One of the most obvious ways to maintain quality in a laboratory setting is the regular calibration of instruments. Regardless of the measuring instrument, a traceable calibration is achieved by comparison to a standard. If performed outside the laboratory, then the calibration must also be “transferable”. A transferable calibration is one that is still valid when the instrument is returned from the calibration lab into the users laboratory. Some calibrated items are very stable and the calibrations are easily transferred (e.g., weight sets and reference materials). Other calibrations (e.g., calibrations of balances) are less transferable, so must be performed in the users lab. In addition, calibrated instruments can be used improperly, so it is crucial that users be properly trained to use all calibrated instruments. Handheld pipettes are particularly susceptible to operator misuse and changes in environmental conditions (air temperature, barometric pressure, and relative humidity). Because of these properties, pipette calibrations are poorly transferable and are best performed in the users environment.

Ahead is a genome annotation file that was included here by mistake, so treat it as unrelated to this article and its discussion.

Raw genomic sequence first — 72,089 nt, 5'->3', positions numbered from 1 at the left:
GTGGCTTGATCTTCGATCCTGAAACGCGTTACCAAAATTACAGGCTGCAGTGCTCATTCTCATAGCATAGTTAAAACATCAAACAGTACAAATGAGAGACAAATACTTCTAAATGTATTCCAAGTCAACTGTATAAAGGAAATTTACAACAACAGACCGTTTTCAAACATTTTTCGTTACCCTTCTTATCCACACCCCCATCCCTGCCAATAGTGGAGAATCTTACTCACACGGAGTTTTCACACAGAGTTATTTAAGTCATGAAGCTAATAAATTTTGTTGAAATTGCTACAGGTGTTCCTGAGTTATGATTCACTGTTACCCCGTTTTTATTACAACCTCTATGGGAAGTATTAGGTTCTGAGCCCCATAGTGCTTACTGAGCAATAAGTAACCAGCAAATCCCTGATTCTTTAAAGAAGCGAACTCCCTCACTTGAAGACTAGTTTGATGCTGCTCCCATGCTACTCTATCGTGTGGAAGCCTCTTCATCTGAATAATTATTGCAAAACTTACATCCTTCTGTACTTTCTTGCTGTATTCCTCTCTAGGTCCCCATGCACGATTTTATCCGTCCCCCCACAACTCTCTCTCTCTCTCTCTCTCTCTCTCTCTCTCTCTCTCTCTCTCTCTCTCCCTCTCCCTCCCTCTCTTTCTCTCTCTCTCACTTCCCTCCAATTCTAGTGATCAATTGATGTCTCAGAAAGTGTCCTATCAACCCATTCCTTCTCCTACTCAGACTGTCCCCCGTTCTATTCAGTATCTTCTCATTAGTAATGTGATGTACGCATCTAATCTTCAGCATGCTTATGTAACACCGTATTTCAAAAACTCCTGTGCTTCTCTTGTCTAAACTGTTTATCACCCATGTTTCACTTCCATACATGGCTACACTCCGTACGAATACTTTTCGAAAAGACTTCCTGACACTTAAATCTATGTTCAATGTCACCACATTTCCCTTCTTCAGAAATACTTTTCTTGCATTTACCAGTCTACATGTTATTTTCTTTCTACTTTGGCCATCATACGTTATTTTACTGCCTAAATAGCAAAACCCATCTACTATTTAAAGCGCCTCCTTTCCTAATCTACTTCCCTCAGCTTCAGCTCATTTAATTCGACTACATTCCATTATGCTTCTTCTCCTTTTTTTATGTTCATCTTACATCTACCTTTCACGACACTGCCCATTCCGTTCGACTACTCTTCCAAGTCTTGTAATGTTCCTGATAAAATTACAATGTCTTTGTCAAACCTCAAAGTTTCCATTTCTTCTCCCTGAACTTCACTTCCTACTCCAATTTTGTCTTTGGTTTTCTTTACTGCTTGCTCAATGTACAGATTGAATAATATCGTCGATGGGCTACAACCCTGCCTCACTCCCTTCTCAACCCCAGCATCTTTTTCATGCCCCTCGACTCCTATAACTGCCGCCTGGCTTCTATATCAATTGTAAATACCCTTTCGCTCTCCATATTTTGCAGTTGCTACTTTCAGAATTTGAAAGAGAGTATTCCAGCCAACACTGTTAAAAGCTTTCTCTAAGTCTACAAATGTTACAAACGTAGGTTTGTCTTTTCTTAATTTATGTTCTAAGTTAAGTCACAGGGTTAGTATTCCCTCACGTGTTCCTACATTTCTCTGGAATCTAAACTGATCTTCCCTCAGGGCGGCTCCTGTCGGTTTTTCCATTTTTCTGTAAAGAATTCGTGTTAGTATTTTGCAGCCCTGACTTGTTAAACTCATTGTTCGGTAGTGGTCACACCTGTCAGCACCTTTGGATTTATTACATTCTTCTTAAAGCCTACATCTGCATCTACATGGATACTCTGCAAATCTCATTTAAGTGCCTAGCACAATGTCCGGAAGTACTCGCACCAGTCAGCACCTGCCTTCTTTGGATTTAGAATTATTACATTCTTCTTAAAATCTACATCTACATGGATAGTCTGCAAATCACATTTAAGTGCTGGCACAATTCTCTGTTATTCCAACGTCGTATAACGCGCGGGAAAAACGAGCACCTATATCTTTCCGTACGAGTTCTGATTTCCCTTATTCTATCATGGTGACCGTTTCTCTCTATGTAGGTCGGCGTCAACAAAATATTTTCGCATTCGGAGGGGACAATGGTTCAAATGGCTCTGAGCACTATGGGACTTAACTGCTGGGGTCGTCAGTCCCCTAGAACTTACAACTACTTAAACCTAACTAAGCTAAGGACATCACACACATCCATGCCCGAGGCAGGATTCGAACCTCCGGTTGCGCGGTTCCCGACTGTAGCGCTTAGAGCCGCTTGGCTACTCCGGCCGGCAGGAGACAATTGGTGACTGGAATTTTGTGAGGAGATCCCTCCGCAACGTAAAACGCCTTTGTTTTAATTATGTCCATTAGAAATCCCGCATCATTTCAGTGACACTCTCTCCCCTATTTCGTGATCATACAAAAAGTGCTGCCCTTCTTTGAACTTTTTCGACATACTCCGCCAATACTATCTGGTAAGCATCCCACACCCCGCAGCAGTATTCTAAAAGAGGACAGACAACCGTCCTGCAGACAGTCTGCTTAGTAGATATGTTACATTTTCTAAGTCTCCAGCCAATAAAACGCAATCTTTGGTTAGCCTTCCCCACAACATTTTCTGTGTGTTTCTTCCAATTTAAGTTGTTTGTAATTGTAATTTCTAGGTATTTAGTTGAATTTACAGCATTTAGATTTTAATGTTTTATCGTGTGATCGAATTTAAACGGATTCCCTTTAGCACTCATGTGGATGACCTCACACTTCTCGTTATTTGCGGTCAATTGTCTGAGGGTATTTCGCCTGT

Ideally, the pipette should also be calibrated using the same tips and same technique as the user employs in their ordinary work. Thus the resulting overall uncertainty of the volume measurement made using handheld pipettes may vary from location to location. Reducing uncertainties depends on a variety of parameters. Ideally, a calibrated pipette in San Francisco, CA should perform with the same measurement uncertainty as one in Denver, CO, or anywhere else in the world. Calibration strategies for achieving this ideal are presented in this poster.View Poster